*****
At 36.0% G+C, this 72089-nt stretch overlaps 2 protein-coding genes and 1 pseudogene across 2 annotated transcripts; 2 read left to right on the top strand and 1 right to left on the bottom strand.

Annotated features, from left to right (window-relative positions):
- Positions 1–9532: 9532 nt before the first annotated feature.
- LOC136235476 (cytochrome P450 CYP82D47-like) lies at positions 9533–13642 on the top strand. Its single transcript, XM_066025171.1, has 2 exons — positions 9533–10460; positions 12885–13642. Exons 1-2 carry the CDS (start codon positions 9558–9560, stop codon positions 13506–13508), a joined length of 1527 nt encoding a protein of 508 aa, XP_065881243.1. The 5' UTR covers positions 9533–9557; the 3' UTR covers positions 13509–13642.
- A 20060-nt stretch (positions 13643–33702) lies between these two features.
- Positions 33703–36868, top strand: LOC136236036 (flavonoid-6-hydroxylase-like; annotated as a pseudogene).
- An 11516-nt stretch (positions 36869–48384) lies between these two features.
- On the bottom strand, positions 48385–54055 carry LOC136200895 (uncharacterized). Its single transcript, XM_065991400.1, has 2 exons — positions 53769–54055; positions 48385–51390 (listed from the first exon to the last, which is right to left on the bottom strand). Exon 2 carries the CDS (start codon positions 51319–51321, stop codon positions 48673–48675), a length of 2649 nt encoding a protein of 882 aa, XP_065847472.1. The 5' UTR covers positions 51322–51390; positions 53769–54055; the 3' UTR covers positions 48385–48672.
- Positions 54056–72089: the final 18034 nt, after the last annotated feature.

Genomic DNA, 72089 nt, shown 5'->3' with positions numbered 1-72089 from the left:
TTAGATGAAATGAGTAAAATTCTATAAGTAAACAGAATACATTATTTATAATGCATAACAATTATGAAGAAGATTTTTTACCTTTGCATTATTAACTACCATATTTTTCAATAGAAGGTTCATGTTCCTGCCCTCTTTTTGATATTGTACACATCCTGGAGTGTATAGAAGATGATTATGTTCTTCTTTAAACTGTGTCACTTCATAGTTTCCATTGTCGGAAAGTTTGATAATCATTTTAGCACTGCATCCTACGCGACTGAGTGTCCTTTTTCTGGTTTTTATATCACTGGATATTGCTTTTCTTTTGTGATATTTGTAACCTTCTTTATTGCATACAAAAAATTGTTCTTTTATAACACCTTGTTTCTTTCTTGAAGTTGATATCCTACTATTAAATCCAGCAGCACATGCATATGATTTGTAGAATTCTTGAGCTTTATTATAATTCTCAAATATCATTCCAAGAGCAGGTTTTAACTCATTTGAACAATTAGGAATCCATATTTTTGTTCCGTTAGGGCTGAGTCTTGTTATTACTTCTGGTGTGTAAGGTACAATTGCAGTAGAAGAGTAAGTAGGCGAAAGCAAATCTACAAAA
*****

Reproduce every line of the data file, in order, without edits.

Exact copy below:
At 36.0% G+C, this 72089-nt stretch overlaps 2 protein-coding genes and 1 pseudogene across 2 annotated transcripts; 2 read left to right on the top strand and 1 right to left on the bottom strand.

Annotated features, from left to right (window-relative positions):
- Positions 1–9532: 9532 nt before the first annotated feature.
- LOC136235476 (cytochrome P450 CYP82D47-like) lies at positions 9533–13642 on the top strand. Its single transcript, XM_066025171.1, has 2 exons — positions 9533–10460; positions 12885–13642. Exons 1-2 carry the CDS (start codon positions 9558–9560, stop codon positions 13506–13508), a joined length of 1527 nt encoding a protein of 508 aa, XP_065881243.1. The 5' UTR covers positions 9533–9557; the 3' UTR covers positions 13509–13642.
- A 20060-nt stretch (positions 13643–33702) lies between these two features.
- Positions 33703–36868, top strand: LOC136236036 (flavonoid-6-hydroxylase-like; annotated as a pseudogene).
- An 11516-nt stretch (positions 36869–48384) lies between these two features.
- On the bottom strand, positions 48385–54055 carry LOC136200895 (uncharacterized). Its single transcript, XM_065991400.1, has 2 exons — positions 53769–54055; positions 48385–51390 (listed from the first exon to the last, which is right to left on the bottom strand). Exon 2 carries the CDS (start codon positions 51319–51321, stop codon positions 48673–48675), a length of 2649 nt encoding a protein of 882 aa, XP_065847472.1. The 5' UTR covers positions 51322–51390; positions 53769–54055; the 3' UTR covers positions 48385–48672.
- Positions 54056–72089: the final 18034 nt, after the last annotated feature.

Genomic DNA, 72089 nt, shown 5'->3' with positions numbered 1-72089 from the left:
TTAGATGAAATGAGTAAAATTCTATAAGTAAACAGAATACATTATTTATAATGCATAACAATTATGAAGAAGATTTTTTACCTTTGCATTATTAACTACCATATTTTTCAATAGAAGGTTCATGTTCCTGCCCTCTTTTTGATATTGTACACATCCTGGAGTGTATAGAAGATGATTATGTTCTTCTTTAAACTGTGTCACTTCATAGTTTCCATTGTCGGAAAGTTTGATAATCATTTTAGCACTGCATCCTACGCGACTGAGTGTCCTTTTTCTGGTTTTTATATCACTGGATATTGCTTTTCTTTTGTGATATTTGTAACCTTCTTTATTGCATACAAAAAATTGTTCTTTTATAACACCTTGTTTCTTTCTTGAAGTTGATATCCTACTATTAAATCCAGCAGCACATGCATATGATTTGTAGAATTCTTGAGCTTTATTATAATTCTCAAATATCATTCCAAGAGCAGGTTTTAACTCATTTGAACAATTAGGAATCCATATTTTTGTTCCGTTAGGGCTGAGTCTTGTTATTACTTCTGGTGTGTAAGGTACAATTGCAGTAGAAGAGTAAGTAGGCGAAAGCAAATCTACAAAA